By Kathy Cohen
Whenever we return to the U.S. after living two years in Cuenca and the last eight on on a mountainside above Vilcabamba — an Ecuadorian pueblo of just 5,000 people — we feel like the Beverly Hillbillies or the Rip Van Winkles. We see unidentifiable products and overhear conversations that make no sense.
Once, in a crowd in Buenos Aires, I saw a woman holding an intimidating two-foot-long pole and asked my friend, “What does she have there, a cattle prod?”
“No, Kathy, that’s a selfie stick.”
Nor do we know how to use Uber, TV remote controls, landline phones, GPS, auto-check-out lines in stores, GoPro, Roombas, Snapchat, Netflix, Shazam, X-Boxes, Fitbits, Alexa, Echo, Fire, Bird scooters, smart watches, or Twitter; and we know little or nothing about Game of Thrones, Hunger Games, or even Seinfeld.
We don’t know why credit cards have to have chips, or which end the chip is on or when to sign the credit card receipt with a pen or when to sign with an index finger or when not to sign. We never know how long to leave the card in the card machine, and Mrs. Van Winkle usually snatches it out too soon and has to start over as the people behind her snort and sigh and shift their weight from one foot to the other.
We identify now with the hillbilly know-nothings Ellie Mae and Granny Clampett and Jethro Bodine all those times when they called their Beverly Hills swimming pool a cement pond. However, if we take care to refrain from asking questions, usually no one except my family is aware of our backwardness, simply because we have not yet happened to rent a car with gizmos.
That was not the case with our local friends, who flew to Europe several times recently and had to use Uber as well as a very modern rental car. When the wife visited Berlin, her friend living there called Uber, and the driver picked them up and said to the friend, “Hi, Stephanie!”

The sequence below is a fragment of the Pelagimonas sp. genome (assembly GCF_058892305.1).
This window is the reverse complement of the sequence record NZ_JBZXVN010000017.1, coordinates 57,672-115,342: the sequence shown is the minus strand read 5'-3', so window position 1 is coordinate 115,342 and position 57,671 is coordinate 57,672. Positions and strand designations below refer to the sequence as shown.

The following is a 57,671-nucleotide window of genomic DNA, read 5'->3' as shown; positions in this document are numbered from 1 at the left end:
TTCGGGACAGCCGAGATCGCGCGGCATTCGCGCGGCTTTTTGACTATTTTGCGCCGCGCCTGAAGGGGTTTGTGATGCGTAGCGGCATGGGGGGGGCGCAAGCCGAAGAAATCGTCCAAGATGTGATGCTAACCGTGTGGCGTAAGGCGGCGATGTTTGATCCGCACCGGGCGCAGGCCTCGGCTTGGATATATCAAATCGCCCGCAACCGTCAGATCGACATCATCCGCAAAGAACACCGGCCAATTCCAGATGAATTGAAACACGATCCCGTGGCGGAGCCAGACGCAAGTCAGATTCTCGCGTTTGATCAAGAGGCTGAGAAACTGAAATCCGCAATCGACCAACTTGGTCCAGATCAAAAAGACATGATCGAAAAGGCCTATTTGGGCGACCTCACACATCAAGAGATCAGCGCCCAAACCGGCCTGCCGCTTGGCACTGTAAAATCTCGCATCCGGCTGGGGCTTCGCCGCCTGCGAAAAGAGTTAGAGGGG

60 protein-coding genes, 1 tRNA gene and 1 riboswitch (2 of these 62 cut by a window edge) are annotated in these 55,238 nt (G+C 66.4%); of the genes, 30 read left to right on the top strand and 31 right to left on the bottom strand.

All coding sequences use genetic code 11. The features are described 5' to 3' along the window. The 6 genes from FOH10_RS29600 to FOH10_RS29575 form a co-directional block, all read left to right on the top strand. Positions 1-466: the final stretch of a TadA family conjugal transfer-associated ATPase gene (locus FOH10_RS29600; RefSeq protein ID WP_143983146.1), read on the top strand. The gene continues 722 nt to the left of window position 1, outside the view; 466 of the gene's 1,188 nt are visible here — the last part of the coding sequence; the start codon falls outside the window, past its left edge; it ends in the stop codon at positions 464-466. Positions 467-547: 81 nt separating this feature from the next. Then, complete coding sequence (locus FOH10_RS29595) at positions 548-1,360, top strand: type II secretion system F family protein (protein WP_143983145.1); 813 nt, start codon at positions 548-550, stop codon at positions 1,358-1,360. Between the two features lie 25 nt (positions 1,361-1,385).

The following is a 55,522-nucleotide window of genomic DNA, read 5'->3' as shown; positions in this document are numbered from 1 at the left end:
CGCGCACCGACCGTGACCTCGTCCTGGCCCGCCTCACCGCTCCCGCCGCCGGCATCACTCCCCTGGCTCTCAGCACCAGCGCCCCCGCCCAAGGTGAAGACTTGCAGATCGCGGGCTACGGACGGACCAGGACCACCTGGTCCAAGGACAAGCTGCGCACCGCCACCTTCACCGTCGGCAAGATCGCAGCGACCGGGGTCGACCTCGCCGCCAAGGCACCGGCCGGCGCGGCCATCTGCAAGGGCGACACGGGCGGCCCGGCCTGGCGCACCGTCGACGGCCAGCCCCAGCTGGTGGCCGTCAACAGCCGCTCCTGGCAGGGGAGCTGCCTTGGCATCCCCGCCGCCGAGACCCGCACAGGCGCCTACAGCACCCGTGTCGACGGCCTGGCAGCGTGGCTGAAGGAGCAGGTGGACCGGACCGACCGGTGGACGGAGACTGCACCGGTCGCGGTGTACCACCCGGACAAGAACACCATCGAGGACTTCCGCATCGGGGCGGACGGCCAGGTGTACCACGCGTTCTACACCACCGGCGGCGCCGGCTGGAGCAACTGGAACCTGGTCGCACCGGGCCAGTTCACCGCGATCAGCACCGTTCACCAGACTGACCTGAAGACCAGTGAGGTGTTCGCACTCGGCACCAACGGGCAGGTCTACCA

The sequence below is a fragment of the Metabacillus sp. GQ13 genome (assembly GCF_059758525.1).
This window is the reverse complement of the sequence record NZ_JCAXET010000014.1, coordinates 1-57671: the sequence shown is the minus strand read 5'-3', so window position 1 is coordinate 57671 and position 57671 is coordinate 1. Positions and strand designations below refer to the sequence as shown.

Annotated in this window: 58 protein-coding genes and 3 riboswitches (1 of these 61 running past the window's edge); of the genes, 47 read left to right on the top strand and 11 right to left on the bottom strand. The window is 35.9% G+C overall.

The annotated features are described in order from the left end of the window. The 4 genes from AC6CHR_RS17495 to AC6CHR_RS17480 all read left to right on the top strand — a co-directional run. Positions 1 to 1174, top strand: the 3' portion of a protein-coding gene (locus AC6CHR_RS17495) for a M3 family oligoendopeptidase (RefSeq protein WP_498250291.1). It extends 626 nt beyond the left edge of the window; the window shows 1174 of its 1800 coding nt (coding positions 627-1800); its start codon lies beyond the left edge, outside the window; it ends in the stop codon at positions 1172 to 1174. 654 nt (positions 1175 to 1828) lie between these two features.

Our friend was amazed that in a city the size of Berlin, the two of them could be acquainted. “You two know each other?” she asked, astonished. Thankfully, as yet, I have been spared the kind of laughter that ensued.
The car that our friends rented on another trip was keyless, and they had no idea how to start it. They sat in it quite awhile, touching many things on the dashboard and waiting for magic to happen until finally some passing teenagers explained what to do.
Every time they parked somewhere and walked back to double-check that the car had locked, it never had. Not even once. As a result, they spent a week of their vacation lugging their computer and backpacks into every restaurant and grocery and on every walking tour. They even took their laptops to the beach.
“I’ve been living on top of a mountain for the last seven years, and I don’t know how to lock the damn car!” the overwrought husband finally exploded, approaching a timid German couple with very limited English. The German man made a pushing gesture and said, “Away!”